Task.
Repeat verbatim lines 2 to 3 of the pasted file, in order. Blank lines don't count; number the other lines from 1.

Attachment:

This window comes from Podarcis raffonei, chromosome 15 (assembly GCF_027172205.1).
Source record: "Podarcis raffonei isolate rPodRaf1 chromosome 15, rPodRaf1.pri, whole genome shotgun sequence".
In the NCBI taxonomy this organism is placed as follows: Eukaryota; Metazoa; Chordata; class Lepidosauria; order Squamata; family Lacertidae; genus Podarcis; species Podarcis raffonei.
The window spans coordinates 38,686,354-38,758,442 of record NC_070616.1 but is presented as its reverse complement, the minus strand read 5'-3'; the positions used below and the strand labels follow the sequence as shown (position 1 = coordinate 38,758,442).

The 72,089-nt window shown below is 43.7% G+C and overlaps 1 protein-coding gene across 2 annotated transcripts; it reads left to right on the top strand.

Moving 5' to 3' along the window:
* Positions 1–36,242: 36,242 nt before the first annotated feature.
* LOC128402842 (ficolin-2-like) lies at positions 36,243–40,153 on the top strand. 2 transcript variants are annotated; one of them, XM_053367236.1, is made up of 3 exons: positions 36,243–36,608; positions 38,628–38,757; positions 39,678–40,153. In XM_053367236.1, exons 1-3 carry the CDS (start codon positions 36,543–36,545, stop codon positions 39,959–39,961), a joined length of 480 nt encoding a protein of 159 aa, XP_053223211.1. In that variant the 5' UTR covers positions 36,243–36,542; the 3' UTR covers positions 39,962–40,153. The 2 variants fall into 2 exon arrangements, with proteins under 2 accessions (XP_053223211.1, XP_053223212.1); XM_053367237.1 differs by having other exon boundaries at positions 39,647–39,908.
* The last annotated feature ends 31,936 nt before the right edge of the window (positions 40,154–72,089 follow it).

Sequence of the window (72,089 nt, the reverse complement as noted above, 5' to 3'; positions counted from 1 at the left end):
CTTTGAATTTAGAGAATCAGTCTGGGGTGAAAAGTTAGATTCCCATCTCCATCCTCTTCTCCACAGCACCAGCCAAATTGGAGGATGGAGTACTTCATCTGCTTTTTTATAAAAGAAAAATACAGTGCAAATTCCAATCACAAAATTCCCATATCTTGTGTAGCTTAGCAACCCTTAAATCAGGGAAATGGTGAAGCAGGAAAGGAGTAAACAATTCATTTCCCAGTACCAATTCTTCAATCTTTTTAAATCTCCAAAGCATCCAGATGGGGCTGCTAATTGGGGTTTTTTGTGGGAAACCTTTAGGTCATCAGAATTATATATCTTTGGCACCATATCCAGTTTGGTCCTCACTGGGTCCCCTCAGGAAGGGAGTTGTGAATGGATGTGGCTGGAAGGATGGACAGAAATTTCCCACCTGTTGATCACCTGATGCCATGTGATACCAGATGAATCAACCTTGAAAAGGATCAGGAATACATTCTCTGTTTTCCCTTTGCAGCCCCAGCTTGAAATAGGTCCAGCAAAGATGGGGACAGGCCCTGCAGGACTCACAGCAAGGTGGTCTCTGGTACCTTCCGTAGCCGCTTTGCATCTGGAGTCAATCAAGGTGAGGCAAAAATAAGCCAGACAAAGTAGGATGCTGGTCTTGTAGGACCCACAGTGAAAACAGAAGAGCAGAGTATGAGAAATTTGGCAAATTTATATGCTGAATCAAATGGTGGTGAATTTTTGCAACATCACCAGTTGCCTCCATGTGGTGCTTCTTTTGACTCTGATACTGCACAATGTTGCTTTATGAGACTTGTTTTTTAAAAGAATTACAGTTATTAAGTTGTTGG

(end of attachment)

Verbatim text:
Source record: "Podarcis raffonei isolate rPodRaf1 chromosome 15, rPodRaf1.pri, whole genome shotgun sequence".
In the NCBI taxonomy this organism is placed as follows: Eukaryota; Metazoa; Chordata; class Lepidosauria; order Squamata; family Lacertidae; genus Podarcis; species Podarcis raffonei.